CAN DOWN SYNDROME BE DETECTED BEFORE BIRTH?

Down syndrome can be identified during the prenatal and perinatal periods. There are two types of tests that can be performed before your baby is born: screening tests and diagnostic tests. Prenatal screenings estimate the chance of the foetus having Down syndrome. These tests do not tell you for sure whether your foetus has Down syndrome; they only provide a probability.

Diagnostic tests, on the other hand, can provide a definitive diagnosis with almost 100 percent accuracy. There is an extensive menu of prenatal screening tests now available for pregnant women. Most of these screening tests involve a blood test and an ultrasound (sonogram). Together with a woman’s age, these are used to estimate her chance of having a child with Down syndrome. Typically offered in the first and second trimesters, maternal serum screening tests are only about 80 percent reliable. It is important to note that none of these prenatal tests will be able to definitively diagnose Down syndrome. Instead, mothers should expect results such as, “You have a 1 in 240 chance of having a child with Down syndrome” or “You have a 1 in 872 chance of having a child with Down syndrome.”

These blood tests are often performed in conjunction with a detailed sonogram (ultrasound) to check for physical features that are associated with Down syndrome in the fetus. Recently, researchers have developed a maternal serum/ultrasound/age combination that can yield a much higher accuracy rate at an earlier stage in the pregnancy. Even with the ultrasound, however, the screening will not definitively diagnose Down syndrome.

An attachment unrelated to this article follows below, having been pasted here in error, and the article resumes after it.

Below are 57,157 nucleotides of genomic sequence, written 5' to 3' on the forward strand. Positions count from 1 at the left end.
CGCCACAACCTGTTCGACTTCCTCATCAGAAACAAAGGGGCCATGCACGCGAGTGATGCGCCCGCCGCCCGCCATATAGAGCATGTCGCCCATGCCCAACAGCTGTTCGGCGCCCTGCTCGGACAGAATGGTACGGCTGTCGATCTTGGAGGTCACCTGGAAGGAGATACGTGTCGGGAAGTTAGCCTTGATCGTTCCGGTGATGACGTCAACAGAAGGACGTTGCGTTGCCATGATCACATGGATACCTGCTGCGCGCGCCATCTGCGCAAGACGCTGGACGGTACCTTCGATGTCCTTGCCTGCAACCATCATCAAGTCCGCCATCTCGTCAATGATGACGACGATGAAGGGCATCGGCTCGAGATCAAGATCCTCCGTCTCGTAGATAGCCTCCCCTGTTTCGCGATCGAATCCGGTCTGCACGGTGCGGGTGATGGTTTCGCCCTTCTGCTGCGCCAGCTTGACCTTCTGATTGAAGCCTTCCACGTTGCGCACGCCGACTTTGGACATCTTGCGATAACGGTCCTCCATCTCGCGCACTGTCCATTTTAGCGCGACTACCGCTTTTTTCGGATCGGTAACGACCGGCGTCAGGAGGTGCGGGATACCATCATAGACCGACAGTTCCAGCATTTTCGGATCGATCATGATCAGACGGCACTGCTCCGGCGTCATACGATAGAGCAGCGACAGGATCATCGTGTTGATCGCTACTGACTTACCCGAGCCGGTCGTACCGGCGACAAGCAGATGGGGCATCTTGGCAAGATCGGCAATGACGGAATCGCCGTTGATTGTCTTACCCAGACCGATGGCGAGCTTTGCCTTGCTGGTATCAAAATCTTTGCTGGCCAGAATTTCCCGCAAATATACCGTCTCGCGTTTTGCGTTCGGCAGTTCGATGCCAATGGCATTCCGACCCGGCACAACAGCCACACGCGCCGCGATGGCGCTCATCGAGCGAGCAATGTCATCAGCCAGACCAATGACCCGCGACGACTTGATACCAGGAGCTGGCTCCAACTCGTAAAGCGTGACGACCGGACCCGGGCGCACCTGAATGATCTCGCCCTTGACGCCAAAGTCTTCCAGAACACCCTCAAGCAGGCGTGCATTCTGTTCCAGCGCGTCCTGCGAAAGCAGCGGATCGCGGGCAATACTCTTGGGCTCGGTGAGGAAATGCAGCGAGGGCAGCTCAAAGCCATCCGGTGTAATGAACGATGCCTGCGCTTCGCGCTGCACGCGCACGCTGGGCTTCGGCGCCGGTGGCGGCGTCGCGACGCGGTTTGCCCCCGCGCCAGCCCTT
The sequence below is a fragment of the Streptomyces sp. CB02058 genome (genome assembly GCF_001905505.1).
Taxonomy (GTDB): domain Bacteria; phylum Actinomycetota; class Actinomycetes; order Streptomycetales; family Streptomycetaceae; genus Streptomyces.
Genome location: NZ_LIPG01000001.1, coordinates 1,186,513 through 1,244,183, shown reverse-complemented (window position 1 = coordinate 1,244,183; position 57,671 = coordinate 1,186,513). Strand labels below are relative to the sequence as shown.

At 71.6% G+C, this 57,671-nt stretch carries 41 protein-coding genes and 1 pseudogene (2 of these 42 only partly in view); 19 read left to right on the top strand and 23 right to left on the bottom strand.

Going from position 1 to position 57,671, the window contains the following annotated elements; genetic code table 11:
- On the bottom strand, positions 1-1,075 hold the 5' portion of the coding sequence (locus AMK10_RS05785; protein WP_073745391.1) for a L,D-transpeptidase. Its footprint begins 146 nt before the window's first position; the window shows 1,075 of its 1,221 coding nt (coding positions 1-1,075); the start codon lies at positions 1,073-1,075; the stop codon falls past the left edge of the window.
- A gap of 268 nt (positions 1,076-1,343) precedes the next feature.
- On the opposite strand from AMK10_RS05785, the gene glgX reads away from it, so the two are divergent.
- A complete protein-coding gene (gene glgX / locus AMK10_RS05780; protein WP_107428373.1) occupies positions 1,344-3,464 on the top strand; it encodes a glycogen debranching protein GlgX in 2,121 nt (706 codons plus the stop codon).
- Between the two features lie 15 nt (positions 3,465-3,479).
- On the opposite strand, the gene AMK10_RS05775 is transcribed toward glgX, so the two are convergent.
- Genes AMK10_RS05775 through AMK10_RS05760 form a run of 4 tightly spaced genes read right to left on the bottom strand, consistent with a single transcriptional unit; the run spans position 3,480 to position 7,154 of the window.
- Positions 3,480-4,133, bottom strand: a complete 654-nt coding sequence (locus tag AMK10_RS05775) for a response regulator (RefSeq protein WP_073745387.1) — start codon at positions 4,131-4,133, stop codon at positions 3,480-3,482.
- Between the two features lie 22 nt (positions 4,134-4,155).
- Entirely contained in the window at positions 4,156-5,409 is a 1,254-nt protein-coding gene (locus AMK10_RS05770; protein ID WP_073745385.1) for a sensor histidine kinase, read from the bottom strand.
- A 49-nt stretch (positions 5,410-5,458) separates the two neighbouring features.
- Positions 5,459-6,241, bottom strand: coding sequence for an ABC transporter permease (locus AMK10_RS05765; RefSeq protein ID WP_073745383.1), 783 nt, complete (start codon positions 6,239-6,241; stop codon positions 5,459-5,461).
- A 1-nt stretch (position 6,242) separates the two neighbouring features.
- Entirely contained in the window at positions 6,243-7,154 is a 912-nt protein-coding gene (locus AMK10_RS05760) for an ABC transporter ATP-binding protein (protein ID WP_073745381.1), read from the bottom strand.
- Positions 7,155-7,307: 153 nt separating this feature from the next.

In recent years, non-invasive prenatal screening tests have been made available. These tests involve blood being taken from the expectant mother as early as 10 weeks of gestation and rely on the detection of cell-free DNA that circulates between the fetus and the expectant mother. These blood tests can detect up to 98.6% of foetuses with trisomy 21. A “positive” result on the test means that there is a 98.6% chance that the foetus has trisomy 21; a “negative” result on the test means that there is a 99.8% chance that the foetus does not have trisomy 21.

While the initial clinical trials were conducted just on cases with trisomy 21, one form of Down syndrome, a “positive” result cannot distinguish between trisomy 21, translocation Down syndrome, and high-percentage mosaic Down syndrome. Put another way, a “positive” result will pick up all forms of Down syndrome, except mosaic Down syndrome that is 33% or lower. All mothers who receive a “positive” result on this test are encouraged to confirm the diagnosis with one of the diagnostic procedures described below.

Prenatal screening tests are now routinely offered to women of all ages. If the chance of having a child with Down syndrome is high from prenatal screening, doctors will often advise a mother to undergo diagnostic testing.

The diagnostic procedures available for prenatal diagnosis of Down syndrome are chorionic villus sampling (CVS) and amniocentesis. These procedures, which carry up to a 1% risk of causing a spontaneous termination (miscarriage), are nearly 100% accurate in diagnosing Down syndrome. Amniocentesis is usually performed in the second trimester between 15 and 22 weeks of gestation, and CVS in the first trimester between 9 and 14 weeks. Amniocentesis and CVS are also able to distinguish between these genetic types of Down syndrome: trisomy 21, translocation Down syndrome and mosaic Down syndrome.